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Warner Home Video presents
Innerspace (1987)

"When things are at their darkest, pal, it's a brave man who can kick back and party."
- Tuck Pendleton (Dennis Quaid)

Review By: Brian Calhoun   
Published: July 29, 2002

Stars: Dennis Quaid, Martin Short, Meg Ryan
Other Stars: Kevin McCarthy, Fiona Lewis, Vernon Wells, Robert Picardo, Henry Gibson
Director: Joe Dante

Manufacturer: Warner Advanced Media Operations
MPAA Rating: PG for language
Run Time: 01h:59m:36s
Release Date: July 09, 2002
UPC: 085391520023
Genre: action comedy

Image Transfer
Audio Transfer
A- B+A-B+ B-

DVD Review

One of the many reasons I love movies is that for two hours I am able to suspend rational thought. Even the most absurd concepts can seem believable when they occur within a well-crafted motion picture. The premise of Innerspace is so far-fetched and improbable that it is a wonder it was ever created. However, its entertainment value lies within its implausibility. Particularly ridiculous is a scene where a character's nerves are altered by a computer within seconds to give him an entirely new face. Ludicrous this may be, but this visual gag is so hilarious that one is not given a chance to ponder its inanity until long after the film has ended. Innerspace is an entirely silly idea that has been expertly crafted into an entertaining piece of cinema magic.

Lieutenant Tuck Pendleton (Dennis Quaid) is a down and out Navy pilot who drinks too much and cannot seem to get a handle on his relationship with Lydia (Meg Ryan). Looking to give his career and self-esteem a boost, he offers to be the guinea pig in a scientific experiment where he will be miniaturized and injected into the bloodstream of a rabbit to conduct medical research. Shortly after Tuck is reduced to the size of a tiny molecule and shot inside a syringe, thieves break into the lab to steal this heavily sought after miniaturization technology. After a frenetic chase sequence, Tuck is hastily injected into the body of Jack Putter (Martin Short), an unsuspecting and neurotic grocery store clerk. Through modern technology, Tuck is given the ability to see through Jack's eyes and communicate with him, and the real madness begins as Jack races against time to find a way to get tiny Tuck out of his body.

Executive producer Steven Spielberg once again teamed up with Gremlins director, Joe Dante, to create breathless escapist entertainment. Similar to the 1966 film, Fantastic Voyage, the Oscar®-winning visual effects created by Industrial Light and Magic are still as impressive today as they were 15 years ago. Visual effects supervisor Dennis Muren and his talented staff have meticulously created the confines of an inner body so believable that critic Roger Ebert even wondered if one shot of a beating heart could have possibly been actual footage of a real human circulatory pump. The film's appeal is not exclusively due to its special effects; there are big laughs from one scene to the next, especially from the gifted comedian, Martin Short. These comedic moments are then intertwined with thrilling action sequences. The moment when Jack breaks free from the back of a box truck and attempts to leap into a moving car is wildly entertaining in both its well-timed physical comedy and deft editing.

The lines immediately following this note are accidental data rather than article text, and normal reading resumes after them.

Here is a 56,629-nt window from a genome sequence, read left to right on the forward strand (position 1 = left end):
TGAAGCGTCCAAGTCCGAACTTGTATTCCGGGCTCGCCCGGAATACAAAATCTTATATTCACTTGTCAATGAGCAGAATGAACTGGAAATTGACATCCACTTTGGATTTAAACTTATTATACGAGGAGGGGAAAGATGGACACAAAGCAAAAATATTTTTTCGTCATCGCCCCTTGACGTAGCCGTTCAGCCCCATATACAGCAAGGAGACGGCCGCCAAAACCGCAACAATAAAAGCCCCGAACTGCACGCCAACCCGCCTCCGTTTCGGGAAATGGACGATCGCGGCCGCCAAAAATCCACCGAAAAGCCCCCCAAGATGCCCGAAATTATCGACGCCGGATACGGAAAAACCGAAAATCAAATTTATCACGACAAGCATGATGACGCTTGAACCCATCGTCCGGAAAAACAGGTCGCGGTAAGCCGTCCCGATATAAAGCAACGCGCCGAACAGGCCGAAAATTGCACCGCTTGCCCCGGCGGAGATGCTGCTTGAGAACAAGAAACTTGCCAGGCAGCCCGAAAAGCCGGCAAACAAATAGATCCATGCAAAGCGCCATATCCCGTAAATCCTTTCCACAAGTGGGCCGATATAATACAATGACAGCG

The fun of Innerspace overrides most of the problems with the film. In addition to the implausibility factor, many of the characters are rather quickly thrown into the mix without a proper introduction. Of course, fruitless character development would probably detract from the frantic pace of the film, which still works quite well despite the story being a bit hollow in the center. One element that I found quite awkward is the lack of attention to Tuck being a fall-down drunk. His obvious problem is never dealt with or resolved, which causes the outcome of the film to feel deceptive. I may be nitpicking, but I found this oversight to be somewhat distracting.

Even though his character has been mishandled, Dennis Quaid does a wonderful job at expressing emotion in such a limited environment. Quaid has to execute most of his scenes within the confines of a tiny pod, yet he always finds the right vocal inflections and facial expressions to make his character interesting. Furthermore, he and Short have found a great chemistry amongst one another, despite the fact that they hardly share any screen time together. Short is also at his comic best, using his acrobatic styles to the fullest without overplaying his antics.